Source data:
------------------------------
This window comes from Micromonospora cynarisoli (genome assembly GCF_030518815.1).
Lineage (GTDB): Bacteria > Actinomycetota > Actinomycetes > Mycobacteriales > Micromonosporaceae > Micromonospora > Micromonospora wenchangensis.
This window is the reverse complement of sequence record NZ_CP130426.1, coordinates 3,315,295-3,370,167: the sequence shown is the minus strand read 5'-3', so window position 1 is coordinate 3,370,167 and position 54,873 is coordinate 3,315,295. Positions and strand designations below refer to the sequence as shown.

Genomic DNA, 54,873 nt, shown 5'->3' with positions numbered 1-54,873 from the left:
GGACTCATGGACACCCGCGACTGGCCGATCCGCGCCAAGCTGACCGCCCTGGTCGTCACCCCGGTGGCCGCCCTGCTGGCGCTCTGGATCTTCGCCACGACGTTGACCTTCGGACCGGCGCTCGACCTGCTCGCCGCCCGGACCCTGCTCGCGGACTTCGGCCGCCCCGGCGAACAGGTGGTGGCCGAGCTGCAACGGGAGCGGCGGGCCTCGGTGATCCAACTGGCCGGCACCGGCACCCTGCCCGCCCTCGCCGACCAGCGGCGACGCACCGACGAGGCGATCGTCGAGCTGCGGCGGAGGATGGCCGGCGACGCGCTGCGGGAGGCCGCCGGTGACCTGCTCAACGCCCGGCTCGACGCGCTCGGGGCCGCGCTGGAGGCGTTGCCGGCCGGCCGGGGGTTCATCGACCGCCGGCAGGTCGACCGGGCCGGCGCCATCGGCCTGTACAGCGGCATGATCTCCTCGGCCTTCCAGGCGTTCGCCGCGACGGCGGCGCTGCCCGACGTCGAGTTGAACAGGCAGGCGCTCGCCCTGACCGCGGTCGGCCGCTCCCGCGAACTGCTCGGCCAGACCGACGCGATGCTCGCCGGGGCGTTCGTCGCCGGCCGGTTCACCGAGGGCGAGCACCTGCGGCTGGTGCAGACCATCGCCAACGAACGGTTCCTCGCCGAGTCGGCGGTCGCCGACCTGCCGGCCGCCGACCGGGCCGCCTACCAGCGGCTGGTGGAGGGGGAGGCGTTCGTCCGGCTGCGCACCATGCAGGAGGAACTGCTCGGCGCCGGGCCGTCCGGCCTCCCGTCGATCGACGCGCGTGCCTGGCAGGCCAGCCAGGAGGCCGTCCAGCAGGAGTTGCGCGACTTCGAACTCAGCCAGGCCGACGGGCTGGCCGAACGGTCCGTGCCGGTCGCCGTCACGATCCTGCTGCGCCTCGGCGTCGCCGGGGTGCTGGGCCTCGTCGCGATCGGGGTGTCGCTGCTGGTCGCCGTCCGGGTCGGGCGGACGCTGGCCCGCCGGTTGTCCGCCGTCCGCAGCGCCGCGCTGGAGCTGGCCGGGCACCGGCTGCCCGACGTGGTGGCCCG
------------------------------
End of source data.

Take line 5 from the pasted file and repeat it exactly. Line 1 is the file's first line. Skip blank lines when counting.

GGACTCATGGACACCCGCGACTGGCCGATCCGCGCCAAGCTGACCGCCCTGGTCGTCACCCCGGTGGCCGCCCTGCTGGCGCTCTGGATCTTCGCCACGACGTTGACCTTCGGACCGGCGCTCGACCTGCTCGCCGCCCGGACCCTGCTCGCGGACTTCGGCCGCCCCGGCGAACAGGTGGTGGCCGAGCTGCAACGGGAGCGGCGGGCCTCGGTGATCCAACTGGCCGGCACCGGCACCCTGCCCGCCCTCGCCGACCAGCGGCGACGCACCGACGAGGCGATCGTCGAGCTGCGGCGGAGGATGGCCGGCGACGCGCTGCGGGAGGCCGCCGGTGACCTGCTCAACGCCCGGCTCGACGCGCTCGGGGCCGCGCTGGAGGCGTTGCCGGCCGGCCGGGGGTTCATCGACCGCCGGCAGGTCGACCGGGCCGGCGCCATCGGCCTGTACAGCGGCATGATCTCCTCGGCCTTCCAGGCGTTCGCCGCGACGGCGGCGCTGCCCGACGTCGAGTTGAACAGGCAGGCGCTCGCCCTGACCGCGGTCGGCCGCTCCCGCGAACTGCTCGGCCAGACCGACGCGATGCTCGCCGGGGCGTTCGTCGCCGGCCGGTTCACCGAGGGCGAGCACCTGCGGCTGGTGCAGACCATCGCCAACGAACGGTTCCTCGCCGAGTCGGCGGTCGCCGACCTGCCGGCCGCCGACCGGGCCGCCTACCAGCGGCTGGTGGAGGGGGAGGCGTTCGTCCGGCTGCGCACCATGCAGGAGGAACTGCTCGGCGCCGGGCCGTCCGGCCTCCCGTCGATCGACGCGCGTGCCTGGCAGGCCAGCCAGGAGGCCGTCCAGCAGGAGTTGCGCGACTTCGAACTCAGCCAGGCCGACGGGCTGGCCGAACGGTCCGTGCCGGTCGCCGTCACGATCCTGCTGCGCCTCGGCGTCGCCGGGGTGCTGGGCCTCGTCGCGATCGGGGTGTCGCTGCTGGTCGCCGTCCGGGTCGGGCGGACGCTGGCCCGCCGGTTGTCCGCCGTCCGCAGCGCCGCGCTGGAGCTGGCCGGGCACCGGCTGCCCGACGTGGTGGCCCG